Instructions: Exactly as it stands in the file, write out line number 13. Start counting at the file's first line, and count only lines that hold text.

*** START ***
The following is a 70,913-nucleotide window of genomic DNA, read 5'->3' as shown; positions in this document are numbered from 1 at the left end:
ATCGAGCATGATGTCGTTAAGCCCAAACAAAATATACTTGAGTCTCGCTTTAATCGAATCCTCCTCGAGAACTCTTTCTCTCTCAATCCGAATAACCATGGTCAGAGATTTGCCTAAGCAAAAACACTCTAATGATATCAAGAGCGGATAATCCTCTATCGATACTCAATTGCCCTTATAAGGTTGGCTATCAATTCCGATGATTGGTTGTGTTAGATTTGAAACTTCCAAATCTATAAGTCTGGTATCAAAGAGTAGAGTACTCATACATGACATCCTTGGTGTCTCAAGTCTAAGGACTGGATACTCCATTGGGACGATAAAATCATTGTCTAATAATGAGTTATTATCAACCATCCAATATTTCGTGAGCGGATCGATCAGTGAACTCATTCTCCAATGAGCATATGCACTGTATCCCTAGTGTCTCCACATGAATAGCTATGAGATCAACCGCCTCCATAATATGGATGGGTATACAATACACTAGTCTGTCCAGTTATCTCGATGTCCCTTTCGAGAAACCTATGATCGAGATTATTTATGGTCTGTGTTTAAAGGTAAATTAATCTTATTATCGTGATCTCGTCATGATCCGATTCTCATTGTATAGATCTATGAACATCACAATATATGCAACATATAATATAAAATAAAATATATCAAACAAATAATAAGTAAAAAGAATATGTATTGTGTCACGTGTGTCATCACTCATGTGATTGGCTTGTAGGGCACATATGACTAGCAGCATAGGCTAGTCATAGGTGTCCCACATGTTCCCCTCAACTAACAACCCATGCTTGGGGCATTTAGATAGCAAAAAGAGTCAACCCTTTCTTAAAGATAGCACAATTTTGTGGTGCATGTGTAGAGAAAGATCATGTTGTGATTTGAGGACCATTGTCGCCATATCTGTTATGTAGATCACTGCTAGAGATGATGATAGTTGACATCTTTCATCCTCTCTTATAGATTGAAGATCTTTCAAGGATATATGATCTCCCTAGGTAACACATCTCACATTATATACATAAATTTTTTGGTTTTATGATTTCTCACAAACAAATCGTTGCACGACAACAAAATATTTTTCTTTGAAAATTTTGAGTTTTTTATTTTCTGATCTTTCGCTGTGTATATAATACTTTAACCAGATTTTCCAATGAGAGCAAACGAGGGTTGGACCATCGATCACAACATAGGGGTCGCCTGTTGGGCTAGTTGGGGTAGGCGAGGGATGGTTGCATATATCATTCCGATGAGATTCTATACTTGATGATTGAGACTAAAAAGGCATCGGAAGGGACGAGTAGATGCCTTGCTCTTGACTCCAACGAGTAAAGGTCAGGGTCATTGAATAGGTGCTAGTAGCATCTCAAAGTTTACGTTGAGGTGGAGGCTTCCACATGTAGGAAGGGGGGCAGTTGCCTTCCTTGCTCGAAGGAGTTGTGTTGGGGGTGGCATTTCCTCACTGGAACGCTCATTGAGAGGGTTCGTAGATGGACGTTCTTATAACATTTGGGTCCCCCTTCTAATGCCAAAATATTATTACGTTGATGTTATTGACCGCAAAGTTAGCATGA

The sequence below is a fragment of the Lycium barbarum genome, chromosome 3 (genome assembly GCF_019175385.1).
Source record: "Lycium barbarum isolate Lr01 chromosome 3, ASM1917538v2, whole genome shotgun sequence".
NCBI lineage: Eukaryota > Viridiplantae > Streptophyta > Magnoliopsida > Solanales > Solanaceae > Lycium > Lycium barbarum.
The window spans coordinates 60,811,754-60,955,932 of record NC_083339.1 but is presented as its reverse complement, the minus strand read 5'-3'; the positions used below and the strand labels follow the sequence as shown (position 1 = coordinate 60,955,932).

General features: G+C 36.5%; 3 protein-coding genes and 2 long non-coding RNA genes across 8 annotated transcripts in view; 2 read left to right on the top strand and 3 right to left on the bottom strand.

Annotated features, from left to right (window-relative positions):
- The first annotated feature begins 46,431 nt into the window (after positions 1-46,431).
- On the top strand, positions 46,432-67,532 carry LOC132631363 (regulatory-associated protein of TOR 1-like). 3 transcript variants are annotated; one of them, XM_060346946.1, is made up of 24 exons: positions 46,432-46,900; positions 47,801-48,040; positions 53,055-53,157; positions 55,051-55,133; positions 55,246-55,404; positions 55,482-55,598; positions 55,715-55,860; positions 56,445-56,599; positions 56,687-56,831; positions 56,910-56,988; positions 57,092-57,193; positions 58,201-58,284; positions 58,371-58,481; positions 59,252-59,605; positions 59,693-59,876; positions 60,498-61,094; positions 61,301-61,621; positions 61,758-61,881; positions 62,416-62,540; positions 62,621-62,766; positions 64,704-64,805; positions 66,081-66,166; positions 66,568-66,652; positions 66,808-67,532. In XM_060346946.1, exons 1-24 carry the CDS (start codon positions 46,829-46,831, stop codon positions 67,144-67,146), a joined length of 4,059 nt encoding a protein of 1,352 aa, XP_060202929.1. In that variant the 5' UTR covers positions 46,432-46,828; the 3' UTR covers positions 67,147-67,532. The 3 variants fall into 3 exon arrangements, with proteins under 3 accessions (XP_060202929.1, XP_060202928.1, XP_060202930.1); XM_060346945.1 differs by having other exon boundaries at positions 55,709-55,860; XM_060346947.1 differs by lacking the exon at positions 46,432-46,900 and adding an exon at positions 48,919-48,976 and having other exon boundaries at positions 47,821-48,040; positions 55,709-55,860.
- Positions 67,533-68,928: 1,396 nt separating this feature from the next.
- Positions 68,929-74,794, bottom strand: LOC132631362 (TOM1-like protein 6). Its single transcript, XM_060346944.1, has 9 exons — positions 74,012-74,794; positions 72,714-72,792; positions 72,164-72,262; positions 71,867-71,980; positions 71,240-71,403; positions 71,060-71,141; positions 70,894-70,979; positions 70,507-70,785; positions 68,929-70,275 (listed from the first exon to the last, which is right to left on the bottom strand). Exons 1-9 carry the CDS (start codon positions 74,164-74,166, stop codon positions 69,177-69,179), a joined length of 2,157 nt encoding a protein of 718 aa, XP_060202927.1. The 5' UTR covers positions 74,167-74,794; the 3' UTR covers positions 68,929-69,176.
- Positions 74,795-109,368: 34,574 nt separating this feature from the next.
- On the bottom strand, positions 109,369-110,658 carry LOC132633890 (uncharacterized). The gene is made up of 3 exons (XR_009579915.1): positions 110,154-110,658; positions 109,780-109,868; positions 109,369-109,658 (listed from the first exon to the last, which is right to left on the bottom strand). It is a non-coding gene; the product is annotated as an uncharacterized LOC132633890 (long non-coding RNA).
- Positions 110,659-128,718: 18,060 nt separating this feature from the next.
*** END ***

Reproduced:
- Positions 74,795-109,368: 34,574 nt separating this feature from the next.